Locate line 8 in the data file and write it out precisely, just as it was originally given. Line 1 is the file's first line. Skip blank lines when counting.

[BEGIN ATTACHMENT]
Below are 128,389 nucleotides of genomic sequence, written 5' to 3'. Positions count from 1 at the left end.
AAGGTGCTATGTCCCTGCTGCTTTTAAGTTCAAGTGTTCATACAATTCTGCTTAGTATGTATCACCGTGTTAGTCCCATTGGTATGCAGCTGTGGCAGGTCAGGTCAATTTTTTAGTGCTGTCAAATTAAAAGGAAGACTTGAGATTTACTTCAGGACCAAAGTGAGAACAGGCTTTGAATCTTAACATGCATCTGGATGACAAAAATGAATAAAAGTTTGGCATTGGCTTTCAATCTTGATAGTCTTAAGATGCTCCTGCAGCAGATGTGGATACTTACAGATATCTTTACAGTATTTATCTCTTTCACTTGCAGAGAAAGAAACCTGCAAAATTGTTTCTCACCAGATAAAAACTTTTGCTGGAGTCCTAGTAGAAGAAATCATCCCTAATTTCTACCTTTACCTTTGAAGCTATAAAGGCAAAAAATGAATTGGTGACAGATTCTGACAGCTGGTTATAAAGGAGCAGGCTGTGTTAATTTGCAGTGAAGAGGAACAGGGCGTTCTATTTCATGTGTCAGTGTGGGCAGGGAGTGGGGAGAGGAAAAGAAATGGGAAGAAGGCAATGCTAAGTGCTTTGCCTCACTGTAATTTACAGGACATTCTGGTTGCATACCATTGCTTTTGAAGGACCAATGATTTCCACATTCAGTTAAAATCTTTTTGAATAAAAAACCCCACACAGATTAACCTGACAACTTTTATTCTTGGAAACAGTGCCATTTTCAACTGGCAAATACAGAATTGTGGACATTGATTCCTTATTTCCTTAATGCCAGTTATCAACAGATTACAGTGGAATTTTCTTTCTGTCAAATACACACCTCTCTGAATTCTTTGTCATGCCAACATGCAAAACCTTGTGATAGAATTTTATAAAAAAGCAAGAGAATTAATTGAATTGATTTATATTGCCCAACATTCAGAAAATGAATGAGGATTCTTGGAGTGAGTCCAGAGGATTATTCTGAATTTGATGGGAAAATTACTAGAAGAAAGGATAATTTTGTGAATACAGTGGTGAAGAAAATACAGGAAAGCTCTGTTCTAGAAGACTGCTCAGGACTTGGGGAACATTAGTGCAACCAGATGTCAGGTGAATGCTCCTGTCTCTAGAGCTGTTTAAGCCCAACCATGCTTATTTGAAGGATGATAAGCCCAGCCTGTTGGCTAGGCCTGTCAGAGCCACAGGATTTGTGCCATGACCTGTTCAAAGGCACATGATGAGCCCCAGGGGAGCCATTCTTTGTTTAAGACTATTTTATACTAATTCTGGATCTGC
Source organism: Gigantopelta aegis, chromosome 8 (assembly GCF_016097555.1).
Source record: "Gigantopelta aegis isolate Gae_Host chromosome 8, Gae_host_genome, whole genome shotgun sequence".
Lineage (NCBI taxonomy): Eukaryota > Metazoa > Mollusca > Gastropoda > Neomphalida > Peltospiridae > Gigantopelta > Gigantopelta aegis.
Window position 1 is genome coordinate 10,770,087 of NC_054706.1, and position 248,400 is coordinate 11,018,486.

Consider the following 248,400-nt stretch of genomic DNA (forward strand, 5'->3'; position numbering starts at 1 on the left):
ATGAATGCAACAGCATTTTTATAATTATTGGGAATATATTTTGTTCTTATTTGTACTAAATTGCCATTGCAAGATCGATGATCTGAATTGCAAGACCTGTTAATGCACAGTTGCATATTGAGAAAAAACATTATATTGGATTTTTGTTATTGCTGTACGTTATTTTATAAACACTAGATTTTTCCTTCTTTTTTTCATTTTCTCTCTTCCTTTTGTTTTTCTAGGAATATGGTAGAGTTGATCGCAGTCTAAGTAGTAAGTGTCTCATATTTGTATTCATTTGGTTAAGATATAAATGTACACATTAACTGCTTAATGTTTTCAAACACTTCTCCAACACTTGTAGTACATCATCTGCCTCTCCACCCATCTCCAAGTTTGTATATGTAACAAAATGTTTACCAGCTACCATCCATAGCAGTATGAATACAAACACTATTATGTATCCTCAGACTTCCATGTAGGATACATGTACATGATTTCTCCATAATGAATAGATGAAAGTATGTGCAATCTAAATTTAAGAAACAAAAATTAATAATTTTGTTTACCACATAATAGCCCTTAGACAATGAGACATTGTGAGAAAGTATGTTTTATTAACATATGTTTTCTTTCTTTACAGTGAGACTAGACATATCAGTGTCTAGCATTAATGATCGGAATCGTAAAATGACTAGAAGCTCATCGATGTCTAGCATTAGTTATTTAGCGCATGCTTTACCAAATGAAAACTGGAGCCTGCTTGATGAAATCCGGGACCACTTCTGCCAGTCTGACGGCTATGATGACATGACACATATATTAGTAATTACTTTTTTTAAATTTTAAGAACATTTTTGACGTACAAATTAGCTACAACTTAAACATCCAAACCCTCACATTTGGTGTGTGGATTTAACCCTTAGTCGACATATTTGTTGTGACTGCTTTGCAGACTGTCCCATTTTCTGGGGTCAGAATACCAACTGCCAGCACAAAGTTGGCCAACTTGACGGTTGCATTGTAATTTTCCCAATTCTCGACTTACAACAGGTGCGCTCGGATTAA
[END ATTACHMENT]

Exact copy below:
ATGAATGCAACAGCATTTTTATAATTATTGGGAATATATTTTGTTCTTATTTGTACTAAATTGCCATTGCAAGATCGATGATCTGAATTGCAAGACCTGTTAATGCACAGTTGCATATTGAGAAAAAACATTATATTGGATTTTTGTTATTGCTGTACGTTATTTTATAAACACTAGATTTTTCCTTCTTTTTTTCATTTTCTCTCTTCCTTTTGTTTTTCTAGGAATATGGTAGAGTTGATCGCAGTCTAAGTAGTAAGTGTCTCATATTTGTATTCATTTGGTTAAGATATAAATGTACACATTAACTGCTTAATGTTTTCAAACACTTCTCCAACACTTGTAGTACATCATCTGCCTCTCCACCCATCTCCAAGTTTGTATATGTAACAAAATGTTTACCAGCTACCATCCATAGCAGTATGAATACAAACACTATTATGTATCCTCAGACTTCCATGTAGGATACATGTACATGATTTCTCCATAATGAATAGATGAAAGTATGTGCAATCTAAATTTAAGAAACAAAAATTAATAATTTTGTTTACCACATAATAGCCCTTAGACAATGAGACATTGTGAGAAAGTATGTTTTATTAACATATGTTTTCTTTCTTTACAGTGAGACTAGACATATCAGTGTCTAGCATTAATGATCGGAATCGTAAAATGACTAGAAGCTCATCGATGTCTAGCATTAGTTATTTAGCGCATGCTTTACCAAATGAAAACTGGAGCCTGCTTGATGAAATCCGGGACCACTTCTGCCAGTCTGACGGCTATGATGACATGACACATATATTAGTAATTACTTTTTTTAAATTTTAAGAACATTTTTGACGTACAAATTAGCTACAACTTAAACATCCAAACCCTCACATTTGGTGTGTGGATTTAACCCTTAGTCGACATATTTGTTGTGACTGCTTTGCAGACTGTCCCATTTTCTGGGGTCAGAATACCAACTGCCAGCACAAAGTTGGCCAACTTGACGGTTGCATTGTAATTTTCCCAATTCTCGACTTACAACAGGTGCGCTCGGATTAA